life is a feast, you just have to be hungry
Partially due to all the wonderful things I did eat.
Saturday afternoon I met fellow Expats Charlie and Ari for lunch in Chinatown.
We started the adventure in Tang Frères, an Asian supermarket, and admired the sauces, ginseng and soy products, spices, adorable desserts and strange fruits. Soon just looking at food was too much for our hungry bellies, and we took off down avenue d’Ivry in search of a good dim sum restaurant.
We ended up in a large restaurant packed with Chinese families out for lunch. We read the menu with difficulty, as all our favorites had been translated into awkward French, and gave our orders to a flustered waiter.
I had ginger chicken, which I doused in chili sauce, and an iced lemon tea. I also made the mistake of biting into a bright green pepper from a large jar on our table, much to the amusement of the Parisians beside us, as tears rolled out of my eyes and I took on the heavy breathing of a woman in labor.
When the fire on my tongue went out I dipped into Charlie’s prawn dumplings and sweet pork cake. The flavors weren’t anything to brag about, but I liked the strange textures playing on my tongue.
For dessert I ordered a large piece of steamed vanilla cake, which arrived smoking in a beautiful bamboo box. It was light, fluffy, warm, and perfectly sweet.
After our Chinese lunch, another Asian supermarket, a French supermarket, tea and conversation at Charlie’s, I took the fast metro home with an invitation to a Mexican dinner party at Ari’s that evening. I happily accepted and told her I’d bring guacamole and vodka.
Later that evening, after a long, squishy metro ride, I arrived at Ari’s host family’s place, armed with two grocery bags.
I became quickly acquainted with all the other American exchange students as I threw together a guacamole in the tiny bohemian kitchen. Charlie mixed us all up cocktails as we all moved around the kitchen, whipping together the meal and getting to know each other. Other than Charlie, it was all girls, and all were curious about the au pair lifestyle and what I was doing in Paris.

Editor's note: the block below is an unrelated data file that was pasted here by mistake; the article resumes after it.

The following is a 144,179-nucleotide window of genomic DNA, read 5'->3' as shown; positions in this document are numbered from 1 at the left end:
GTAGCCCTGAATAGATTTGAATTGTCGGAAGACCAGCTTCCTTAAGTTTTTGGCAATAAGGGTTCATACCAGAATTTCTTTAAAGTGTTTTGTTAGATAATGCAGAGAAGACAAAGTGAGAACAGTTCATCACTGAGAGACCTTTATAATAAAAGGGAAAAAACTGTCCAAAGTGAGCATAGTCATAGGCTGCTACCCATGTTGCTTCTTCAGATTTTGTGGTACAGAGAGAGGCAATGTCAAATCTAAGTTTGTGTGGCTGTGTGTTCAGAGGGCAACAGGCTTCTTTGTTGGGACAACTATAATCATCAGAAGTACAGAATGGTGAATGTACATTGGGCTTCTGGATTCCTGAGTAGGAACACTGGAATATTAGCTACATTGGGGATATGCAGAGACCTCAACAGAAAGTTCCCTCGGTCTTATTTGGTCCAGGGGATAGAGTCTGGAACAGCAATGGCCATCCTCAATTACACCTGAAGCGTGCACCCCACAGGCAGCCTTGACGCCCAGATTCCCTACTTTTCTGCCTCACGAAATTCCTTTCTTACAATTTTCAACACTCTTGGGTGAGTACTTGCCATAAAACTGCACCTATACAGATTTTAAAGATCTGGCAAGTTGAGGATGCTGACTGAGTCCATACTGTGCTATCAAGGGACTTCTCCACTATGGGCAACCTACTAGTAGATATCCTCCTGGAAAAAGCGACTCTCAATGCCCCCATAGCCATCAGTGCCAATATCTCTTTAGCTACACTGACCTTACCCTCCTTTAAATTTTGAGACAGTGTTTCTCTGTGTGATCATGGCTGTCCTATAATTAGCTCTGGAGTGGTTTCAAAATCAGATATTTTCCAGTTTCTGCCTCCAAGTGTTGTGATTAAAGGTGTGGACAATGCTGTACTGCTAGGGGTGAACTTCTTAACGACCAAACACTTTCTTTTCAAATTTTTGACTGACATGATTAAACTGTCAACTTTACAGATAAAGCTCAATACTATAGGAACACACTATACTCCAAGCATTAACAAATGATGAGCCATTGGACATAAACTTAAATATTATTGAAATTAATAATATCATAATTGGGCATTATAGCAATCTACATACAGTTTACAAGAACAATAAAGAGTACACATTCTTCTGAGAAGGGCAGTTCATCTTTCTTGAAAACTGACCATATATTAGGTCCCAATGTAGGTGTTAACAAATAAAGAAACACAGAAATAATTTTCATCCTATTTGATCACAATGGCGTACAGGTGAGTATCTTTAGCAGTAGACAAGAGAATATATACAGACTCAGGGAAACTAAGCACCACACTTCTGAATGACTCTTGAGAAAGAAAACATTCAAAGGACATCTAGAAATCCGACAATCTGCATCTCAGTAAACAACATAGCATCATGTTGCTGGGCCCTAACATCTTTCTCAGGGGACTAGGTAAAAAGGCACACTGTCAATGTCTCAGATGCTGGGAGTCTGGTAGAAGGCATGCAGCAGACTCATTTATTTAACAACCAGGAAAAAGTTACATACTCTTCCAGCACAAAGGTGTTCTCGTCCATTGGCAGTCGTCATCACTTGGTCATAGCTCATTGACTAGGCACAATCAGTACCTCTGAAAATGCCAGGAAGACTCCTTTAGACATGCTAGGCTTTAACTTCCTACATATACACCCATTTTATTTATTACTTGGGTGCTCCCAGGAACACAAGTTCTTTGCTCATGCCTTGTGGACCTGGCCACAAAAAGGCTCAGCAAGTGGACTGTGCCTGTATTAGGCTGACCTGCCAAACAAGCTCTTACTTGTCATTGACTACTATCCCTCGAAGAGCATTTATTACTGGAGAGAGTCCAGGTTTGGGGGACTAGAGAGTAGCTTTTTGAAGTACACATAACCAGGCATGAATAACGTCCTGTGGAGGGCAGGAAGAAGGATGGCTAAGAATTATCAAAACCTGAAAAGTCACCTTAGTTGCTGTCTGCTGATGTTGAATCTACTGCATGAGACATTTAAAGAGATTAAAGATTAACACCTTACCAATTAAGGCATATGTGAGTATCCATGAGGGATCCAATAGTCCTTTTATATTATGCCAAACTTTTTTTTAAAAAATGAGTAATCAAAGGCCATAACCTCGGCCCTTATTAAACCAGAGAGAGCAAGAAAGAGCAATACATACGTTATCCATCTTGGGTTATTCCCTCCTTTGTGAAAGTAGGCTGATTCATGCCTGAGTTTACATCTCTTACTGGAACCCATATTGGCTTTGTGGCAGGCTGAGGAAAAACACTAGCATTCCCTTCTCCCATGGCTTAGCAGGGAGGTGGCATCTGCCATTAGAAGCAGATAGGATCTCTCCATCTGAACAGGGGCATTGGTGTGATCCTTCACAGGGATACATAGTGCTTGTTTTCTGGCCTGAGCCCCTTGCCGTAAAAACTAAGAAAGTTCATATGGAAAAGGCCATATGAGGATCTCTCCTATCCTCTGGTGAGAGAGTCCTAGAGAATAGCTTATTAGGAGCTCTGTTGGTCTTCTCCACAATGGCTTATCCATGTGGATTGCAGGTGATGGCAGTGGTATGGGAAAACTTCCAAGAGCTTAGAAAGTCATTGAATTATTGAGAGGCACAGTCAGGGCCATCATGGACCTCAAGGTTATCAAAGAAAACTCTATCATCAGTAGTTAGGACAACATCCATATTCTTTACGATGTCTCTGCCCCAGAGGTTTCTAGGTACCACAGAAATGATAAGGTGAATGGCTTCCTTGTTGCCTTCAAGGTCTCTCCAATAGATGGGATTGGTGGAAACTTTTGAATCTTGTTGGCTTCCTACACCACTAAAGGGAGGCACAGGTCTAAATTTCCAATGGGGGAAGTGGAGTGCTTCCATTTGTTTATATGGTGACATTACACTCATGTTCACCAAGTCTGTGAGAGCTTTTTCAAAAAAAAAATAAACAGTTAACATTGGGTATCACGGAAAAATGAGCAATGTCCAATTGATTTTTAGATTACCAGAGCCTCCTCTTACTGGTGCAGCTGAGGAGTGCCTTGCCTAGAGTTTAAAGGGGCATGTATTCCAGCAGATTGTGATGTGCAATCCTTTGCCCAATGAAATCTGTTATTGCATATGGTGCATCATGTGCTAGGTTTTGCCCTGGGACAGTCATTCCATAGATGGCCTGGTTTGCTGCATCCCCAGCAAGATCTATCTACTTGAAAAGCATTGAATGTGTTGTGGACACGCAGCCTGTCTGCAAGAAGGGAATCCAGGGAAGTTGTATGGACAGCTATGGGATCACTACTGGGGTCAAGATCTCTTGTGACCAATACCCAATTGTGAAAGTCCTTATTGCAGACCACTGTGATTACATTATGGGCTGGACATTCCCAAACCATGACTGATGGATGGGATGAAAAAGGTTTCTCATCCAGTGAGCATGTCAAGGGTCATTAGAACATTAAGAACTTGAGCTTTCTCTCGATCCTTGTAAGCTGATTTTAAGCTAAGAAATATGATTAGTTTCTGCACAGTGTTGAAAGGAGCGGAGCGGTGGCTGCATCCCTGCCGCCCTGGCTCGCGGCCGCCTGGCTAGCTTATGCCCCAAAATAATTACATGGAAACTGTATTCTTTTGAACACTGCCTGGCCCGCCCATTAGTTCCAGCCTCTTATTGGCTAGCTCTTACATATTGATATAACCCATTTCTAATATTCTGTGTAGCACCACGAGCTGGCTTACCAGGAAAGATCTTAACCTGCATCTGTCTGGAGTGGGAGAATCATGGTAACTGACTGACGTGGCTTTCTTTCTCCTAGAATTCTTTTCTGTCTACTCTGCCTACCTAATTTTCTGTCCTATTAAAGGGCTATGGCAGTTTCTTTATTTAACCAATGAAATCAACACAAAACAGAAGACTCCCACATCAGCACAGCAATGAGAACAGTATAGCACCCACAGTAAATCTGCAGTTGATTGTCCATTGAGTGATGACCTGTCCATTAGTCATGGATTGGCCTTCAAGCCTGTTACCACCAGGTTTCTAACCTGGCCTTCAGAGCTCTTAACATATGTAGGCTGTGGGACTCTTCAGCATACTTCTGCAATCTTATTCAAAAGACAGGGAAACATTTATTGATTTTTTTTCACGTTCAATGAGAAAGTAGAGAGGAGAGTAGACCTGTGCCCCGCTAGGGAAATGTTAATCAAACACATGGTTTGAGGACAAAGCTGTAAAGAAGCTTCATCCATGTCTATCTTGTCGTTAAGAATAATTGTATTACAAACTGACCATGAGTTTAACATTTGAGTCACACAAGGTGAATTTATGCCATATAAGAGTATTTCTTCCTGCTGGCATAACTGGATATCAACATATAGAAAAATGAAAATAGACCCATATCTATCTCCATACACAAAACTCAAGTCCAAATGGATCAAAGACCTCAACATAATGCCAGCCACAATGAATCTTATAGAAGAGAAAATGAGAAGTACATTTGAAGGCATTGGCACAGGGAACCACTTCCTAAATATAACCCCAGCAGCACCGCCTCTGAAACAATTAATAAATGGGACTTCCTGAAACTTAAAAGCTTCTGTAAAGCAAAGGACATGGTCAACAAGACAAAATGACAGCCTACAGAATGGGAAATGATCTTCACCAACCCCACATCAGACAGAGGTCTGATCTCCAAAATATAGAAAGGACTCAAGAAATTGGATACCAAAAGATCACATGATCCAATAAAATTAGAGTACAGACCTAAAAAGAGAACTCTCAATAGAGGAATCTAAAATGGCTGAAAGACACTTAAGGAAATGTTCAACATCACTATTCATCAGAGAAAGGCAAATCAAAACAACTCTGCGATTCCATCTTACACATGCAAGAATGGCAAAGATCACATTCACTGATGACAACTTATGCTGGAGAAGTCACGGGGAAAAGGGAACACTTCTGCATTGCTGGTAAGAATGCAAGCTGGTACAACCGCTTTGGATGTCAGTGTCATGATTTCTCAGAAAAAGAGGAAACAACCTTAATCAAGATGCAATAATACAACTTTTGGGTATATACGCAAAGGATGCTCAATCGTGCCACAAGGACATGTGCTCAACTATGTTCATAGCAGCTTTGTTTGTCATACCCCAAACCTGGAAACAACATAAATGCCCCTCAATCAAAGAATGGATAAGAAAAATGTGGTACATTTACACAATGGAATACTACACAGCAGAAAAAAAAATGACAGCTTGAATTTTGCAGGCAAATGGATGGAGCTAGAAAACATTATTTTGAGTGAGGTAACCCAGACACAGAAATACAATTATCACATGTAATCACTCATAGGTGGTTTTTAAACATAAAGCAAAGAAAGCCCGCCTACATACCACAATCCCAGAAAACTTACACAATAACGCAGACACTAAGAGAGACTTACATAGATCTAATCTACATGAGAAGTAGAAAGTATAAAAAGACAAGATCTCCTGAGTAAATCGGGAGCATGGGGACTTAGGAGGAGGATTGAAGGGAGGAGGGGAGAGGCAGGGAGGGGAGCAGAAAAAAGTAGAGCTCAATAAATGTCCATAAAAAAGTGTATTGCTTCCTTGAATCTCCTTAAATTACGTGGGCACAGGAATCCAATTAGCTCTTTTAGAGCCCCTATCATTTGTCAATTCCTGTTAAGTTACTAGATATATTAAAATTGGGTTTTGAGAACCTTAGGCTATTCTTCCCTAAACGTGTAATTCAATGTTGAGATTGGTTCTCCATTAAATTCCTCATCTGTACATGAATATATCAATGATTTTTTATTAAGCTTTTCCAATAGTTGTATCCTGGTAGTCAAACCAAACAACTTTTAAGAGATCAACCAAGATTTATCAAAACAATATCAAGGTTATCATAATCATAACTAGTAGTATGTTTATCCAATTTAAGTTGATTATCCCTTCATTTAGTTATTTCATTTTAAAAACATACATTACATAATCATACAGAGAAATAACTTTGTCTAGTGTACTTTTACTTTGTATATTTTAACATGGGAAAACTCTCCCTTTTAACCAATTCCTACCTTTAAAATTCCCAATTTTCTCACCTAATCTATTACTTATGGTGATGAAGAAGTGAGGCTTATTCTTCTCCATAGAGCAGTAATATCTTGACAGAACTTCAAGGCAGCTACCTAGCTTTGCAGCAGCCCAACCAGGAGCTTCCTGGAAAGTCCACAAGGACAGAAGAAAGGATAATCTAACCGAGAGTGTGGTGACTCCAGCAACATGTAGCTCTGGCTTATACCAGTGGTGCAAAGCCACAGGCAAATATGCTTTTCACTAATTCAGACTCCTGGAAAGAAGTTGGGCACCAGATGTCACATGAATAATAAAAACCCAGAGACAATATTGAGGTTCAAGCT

It was a good atmosphere, with Ari throwing spices in a pan, everyone digging happily into the guacamole, and the drinks and conversation flowing over good music in the small artsy space.
After fajitas, a giant crumbling cookie and a fruit salad, everyone was laughing, singing, and drinking together. When it was coming near the time of the last metro, half the group set off home, while half of us set out to find some night life.
Walking to the metro, high on life, and drunk on vodka, I couldn’t help but yell obscenities at the young French men yelling at us from the other side of the street. As a foreigner I probably shouldn’t scream dirty pick up lines in English, in a fake French accent, while in Paris…but I never know what’s appropriate.
After dancing the twist in the metro, we were soon at Place de la Bastille with the rest of the nightlife crowd, pushing our way down La Rue de Lappe, a small street of bars and clubs.
We ended up in a small Indian bar, with great ambiance, a pumping mix of music and a round of drinks. Shaking my arms to an Indian dance beat, a cigarette and vodka in hand, I was happy to be out in Paris.
When the bar starting closing, we grabbed our jackets, took back off down the cobble stone street, and took the night bus to the Marais.
That’s where I left them. At three in the morning, there’s not much left of me, so I walked for a good 25 minutes, and unable to find the right night bus, I grabbed a taxi to take me home.
After a day of mixed cultures, I leaned my head against the window, and watched the Eiffel tower and the Seine go by as we made our way down Avenue de Versailles.
The taxi driver sprayed himself with Cologne, turned up the French radio, and dropped me so sweetly in front of my apartment that I said: “Keep the change,” before stumbling out onto the sidewalk.